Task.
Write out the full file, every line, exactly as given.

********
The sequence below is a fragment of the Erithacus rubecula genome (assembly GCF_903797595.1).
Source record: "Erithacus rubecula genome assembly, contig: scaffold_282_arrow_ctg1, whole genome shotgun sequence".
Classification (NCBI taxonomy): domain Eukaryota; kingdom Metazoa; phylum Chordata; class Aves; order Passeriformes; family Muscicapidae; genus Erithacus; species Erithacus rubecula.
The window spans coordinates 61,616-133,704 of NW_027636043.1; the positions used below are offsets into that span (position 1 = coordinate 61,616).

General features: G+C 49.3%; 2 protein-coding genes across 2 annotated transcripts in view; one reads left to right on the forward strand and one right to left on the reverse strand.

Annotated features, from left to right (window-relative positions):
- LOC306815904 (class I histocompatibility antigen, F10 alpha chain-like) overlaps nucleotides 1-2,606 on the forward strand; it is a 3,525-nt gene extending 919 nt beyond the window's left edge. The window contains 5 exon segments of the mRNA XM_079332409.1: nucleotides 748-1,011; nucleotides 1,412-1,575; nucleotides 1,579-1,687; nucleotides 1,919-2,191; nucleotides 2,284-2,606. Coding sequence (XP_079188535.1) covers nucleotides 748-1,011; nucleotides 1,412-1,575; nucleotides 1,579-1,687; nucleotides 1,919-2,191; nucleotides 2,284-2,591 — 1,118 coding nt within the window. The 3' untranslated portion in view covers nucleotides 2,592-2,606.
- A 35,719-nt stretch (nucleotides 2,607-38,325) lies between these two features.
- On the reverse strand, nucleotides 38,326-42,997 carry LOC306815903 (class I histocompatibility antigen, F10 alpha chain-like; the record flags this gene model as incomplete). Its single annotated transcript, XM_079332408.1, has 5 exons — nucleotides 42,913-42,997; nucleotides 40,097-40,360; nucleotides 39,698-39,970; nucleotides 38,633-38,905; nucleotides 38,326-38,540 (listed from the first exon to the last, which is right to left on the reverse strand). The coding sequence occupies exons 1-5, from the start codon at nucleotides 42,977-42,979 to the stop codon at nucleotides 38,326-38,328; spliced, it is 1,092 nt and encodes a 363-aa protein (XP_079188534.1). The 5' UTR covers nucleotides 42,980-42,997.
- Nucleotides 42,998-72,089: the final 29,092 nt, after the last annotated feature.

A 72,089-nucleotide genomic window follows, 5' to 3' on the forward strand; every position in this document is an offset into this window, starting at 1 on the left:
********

The sequence below is a fragment of the Erithacus rubecula genome (assembly GCF_903797595.1).
Source record: "Erithacus rubecula genome assembly, contig: scaffold_282_arrow_ctg1, whole genome shotgun sequence".
Classification (NCBI taxonomy): domain Eukaryota; kingdom Metazoa; phylum Chordata; class Aves; order Passeriformes; family Muscicapidae; genus Erithacus; species Erithacus rubecula.
The window spans coordinates 61,616-133,704 of NW_027636043.1; the positions used below are offsets into that span (position 1 = coordinate 61,616).

General features: G+C 49.3%; 2 protein-coding genes across 2 annotated transcripts in view; one reads left to right on the forward strand and one right to left on the reverse strand.

Annotated features, from left to right (window-relative positions):
- LOC306815904 (class I histocompatibility antigen, F10 alpha chain-like) overlaps nucleotides 1-2,606 on the forward strand; it is a 3,525-nt gene extending 919 nt beyond the window's left edge. The window contains 5 exon segments of the mRNA XM_079332409.1: nucleotides 748-1,011; nucleotides 1,412-1,575; nucleotides 1,579-1,687; nucleotides 1,919-2,191; nucleotides 2,284-2,606. Coding sequence (XP_079188535.1) covers nucleotides 748-1,011; nucleotides 1,412-1,575; nucleotides 1,579-1,687; nucleotides 1,919-2,191; nucleotides 2,284-2,591 — 1,118 coding nt within the window. The 3' untranslated portion in view covers nucleotides 2,592-2,606.
- A 35,719-nt stretch (nucleotides 2,607-38,325) lies between these two features.
- On the reverse strand, nucleotides 38,326-42,997 carry LOC306815903 (class I histocompatibility antigen, F10 alpha chain-like; the record flags this gene model as incomplete). Its single annotated transcript, XM_079332408.1, has 5 exons — nucleotides 42,913-42,997; nucleotides 40,097-40,360; nucleotides 39,698-39,970; nucleotides 38,633-38,905; nucleotides 38,326-38,540 (listed from the first exon to the last, which is right to left on the reverse strand). The coding sequence occupies exons 1-5, from the start codon at nucleotides 42,977-42,979 to the stop codon at nucleotides 38,326-38,328; spliced, it is 1,092 nt and encodes a 363-aa protein (XP_079188534.1). The 5' UTR covers nucleotides 42,980-42,997.
- Nucleotides 42,998-72,089: the final 29,092 nt, after the last annotated feature.

A 72,089-nucleotide genomic window follows, 5' to 3' on the forward strand; every position in this document is an offset into this window, starting at 1 on the left: